Any health care provider will tell you the importance of monitoring your “vitals” – body temperature, pulse rate (or heart rate), blood pressure and respiratory rate. Others might be included, too, but these four are the most common. Vital signs are important measurements in the diagnosis and care of most disease processes. When one of these is out of whack, that usually means something is wrong.
As a Marriage and Family Therapist, I believe there are certain “vital signs” that indicate a relationship is either “healthy” or “sick.” Much of this comes from the work of Gottman but also derived from my own work with couples.
Take a look at these concepts and ask yourself, “How’s my relationship doing?”
Can you trust your partner to be emotionally available when you are upset? Can you trust your partner to respect your family and friends? Can you trust your partner with important parenting decisions?
There is truth in the old adage “trust is a two-way street.” Just as it is important to trust your partner, it is equally important to be trustworthy for your partner. As you think about your level of trust in your relationship, ask yourself:
— Do I avoid bringing problems to my partner because I don’t think he/she will address them?
— Does my partner fail to consult me about important life decisions?
— When I think about my partner do I often think, “I can do better.”
— Do I feel I know better than my partner? Does my partner feel he/she knows better than me?
2. Connection: Emotional disengagement and withdrawal can be “terminal” in a relationship. On the other hand, a strong sense of connection is the bedrock of a healthy relationship. Connection goes beyond sexual intimacy, although it is an important aspect. Connection includes empathy, excitement, joy, comfort, affection, shared humor, active interest and more. It is about feeling supported while also supporting your partner.
When thinking about connection ask yourself:
— Do I turn to my partner for comfort before anyone or anything else?
— Does my partner have to often guess what I’m thinking or feeling?
— Do I sometimes feel lonely in the relationship?
3. Dialogue: As a couples therapist, I find that more than 90 percent of the couples I work with come to me for “communication problems.” However, often when they say “communication” they are referring to connection, trust, or another emotional aspect of the relationship. Despite this misunderstanding, many couples do struggle with “dialogue” – both hearing your partner and feeling heard. I prefer the term dialogue because it implies a two-way street. I’ve seen many couples who trust one another and feel connected but have a difficult time dealing with conflict. A good relationship is not determined by the absence of conflict, it is sustained through the ability to dialogue through conflict.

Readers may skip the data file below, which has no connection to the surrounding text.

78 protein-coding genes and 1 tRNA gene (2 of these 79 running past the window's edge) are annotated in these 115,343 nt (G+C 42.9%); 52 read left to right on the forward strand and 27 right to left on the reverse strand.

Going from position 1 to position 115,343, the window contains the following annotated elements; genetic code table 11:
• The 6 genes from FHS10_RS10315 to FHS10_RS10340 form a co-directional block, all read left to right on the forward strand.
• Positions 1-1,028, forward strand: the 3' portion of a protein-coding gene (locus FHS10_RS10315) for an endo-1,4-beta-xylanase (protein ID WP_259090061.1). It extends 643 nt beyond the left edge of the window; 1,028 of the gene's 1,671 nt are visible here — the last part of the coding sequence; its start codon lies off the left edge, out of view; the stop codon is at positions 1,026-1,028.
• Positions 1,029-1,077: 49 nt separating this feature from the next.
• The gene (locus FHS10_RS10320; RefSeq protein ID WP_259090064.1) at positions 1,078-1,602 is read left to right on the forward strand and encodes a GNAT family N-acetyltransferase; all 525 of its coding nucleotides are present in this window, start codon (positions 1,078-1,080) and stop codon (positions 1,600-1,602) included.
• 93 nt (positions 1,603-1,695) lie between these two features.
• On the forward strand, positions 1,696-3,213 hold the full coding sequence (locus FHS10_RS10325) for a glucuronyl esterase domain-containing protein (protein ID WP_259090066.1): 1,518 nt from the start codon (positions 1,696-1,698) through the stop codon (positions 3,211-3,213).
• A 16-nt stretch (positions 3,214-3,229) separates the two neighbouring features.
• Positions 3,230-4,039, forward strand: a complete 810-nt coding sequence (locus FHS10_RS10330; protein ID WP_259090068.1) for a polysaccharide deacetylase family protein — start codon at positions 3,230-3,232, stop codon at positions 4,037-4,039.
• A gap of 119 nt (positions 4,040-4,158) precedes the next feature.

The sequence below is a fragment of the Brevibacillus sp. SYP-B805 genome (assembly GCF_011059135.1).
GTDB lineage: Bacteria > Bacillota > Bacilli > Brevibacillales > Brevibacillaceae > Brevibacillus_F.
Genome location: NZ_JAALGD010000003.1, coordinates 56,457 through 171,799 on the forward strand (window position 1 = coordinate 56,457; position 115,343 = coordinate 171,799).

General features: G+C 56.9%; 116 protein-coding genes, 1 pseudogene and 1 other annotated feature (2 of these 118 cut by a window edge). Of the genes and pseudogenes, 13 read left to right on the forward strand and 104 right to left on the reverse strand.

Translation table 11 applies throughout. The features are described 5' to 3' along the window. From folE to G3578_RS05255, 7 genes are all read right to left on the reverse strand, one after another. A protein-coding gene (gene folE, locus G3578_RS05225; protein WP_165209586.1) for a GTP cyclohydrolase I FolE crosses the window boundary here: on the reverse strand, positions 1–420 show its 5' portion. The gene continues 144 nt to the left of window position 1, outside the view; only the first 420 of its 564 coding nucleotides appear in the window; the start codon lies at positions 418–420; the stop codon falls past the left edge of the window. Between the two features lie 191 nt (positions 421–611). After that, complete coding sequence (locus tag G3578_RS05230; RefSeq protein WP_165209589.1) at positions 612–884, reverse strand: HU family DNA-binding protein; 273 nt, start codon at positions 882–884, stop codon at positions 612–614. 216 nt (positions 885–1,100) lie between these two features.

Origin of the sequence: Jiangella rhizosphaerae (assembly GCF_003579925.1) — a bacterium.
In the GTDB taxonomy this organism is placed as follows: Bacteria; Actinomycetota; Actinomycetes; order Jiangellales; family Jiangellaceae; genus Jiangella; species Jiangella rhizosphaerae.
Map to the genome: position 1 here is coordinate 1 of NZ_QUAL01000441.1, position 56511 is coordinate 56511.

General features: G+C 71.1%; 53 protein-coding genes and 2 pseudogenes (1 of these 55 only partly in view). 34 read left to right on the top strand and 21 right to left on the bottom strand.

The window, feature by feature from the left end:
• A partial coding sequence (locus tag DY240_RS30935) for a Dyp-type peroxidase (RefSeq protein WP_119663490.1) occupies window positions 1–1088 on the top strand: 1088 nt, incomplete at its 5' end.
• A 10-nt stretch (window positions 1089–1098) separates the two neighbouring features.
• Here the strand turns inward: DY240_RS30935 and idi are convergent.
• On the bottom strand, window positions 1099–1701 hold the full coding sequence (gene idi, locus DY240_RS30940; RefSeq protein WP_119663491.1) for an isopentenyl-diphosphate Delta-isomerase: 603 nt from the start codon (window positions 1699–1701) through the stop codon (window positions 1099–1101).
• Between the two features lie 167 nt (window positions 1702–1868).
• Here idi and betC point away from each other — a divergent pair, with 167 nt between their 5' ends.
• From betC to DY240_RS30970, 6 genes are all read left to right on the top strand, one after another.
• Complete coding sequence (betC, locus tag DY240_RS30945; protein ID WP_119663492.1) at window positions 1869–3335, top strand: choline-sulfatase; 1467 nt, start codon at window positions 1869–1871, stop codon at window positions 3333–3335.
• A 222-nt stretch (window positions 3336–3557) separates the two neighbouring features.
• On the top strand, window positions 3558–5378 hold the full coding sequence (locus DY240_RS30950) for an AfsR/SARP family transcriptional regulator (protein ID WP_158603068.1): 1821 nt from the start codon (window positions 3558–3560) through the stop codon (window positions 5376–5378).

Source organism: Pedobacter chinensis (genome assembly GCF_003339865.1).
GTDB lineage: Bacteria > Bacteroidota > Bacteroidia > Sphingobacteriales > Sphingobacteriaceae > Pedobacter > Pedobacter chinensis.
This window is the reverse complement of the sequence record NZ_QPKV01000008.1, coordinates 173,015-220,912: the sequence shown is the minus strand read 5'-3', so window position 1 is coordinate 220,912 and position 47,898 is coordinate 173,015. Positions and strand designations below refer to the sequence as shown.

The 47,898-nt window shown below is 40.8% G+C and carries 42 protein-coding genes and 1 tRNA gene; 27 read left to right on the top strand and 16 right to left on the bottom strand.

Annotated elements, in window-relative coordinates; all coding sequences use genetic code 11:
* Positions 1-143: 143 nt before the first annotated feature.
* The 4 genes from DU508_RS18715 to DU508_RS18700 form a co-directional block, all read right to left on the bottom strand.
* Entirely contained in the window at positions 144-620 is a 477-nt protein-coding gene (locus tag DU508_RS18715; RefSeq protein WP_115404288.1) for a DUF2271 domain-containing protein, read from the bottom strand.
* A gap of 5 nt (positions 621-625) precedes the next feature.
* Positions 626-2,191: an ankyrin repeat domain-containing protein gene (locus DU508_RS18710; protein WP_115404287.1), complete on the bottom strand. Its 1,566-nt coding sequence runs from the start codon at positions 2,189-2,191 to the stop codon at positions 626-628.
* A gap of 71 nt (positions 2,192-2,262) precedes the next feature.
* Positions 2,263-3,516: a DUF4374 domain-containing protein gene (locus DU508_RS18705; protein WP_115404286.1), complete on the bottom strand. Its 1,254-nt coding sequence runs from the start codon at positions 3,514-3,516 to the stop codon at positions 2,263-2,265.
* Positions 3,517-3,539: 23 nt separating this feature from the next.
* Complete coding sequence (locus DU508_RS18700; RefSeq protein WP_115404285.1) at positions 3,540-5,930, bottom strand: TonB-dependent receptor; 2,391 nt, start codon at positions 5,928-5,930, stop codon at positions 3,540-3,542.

The opposite of dialogue is gridlock, where both partners feel stuck in the conflict management process. Everyone has different styles of handling conflict: some avoid it altogether, some move aggressively toward a solution, and others become emotionally flooded. Couples who recognize each other’s tendencies to handle conflict are better prepared when problems eventually do arise.
So ask yourself:
— Do I know how my partner will react to an argument or fight?
— Am I still hurt about conflicts we’ve had in the past?
— Do our arguments usually get solved by the problem “just going away?”
If you have been answering “yes” to many of the above listed questions, it might be a good time to have a conversation with your partner about the relationship. If you do not feel like a conversation is safe or effective, perhaps it’s time to consider couples counseling.
Kyle Horst, PhD. is a medical family therapist at St. Mary’s Family Medicine Residency where he helps individuals, couples and families heal. He is newly wed and a new resident to the Grand Valley. You might find him enjoying a good book and good Colorado brew.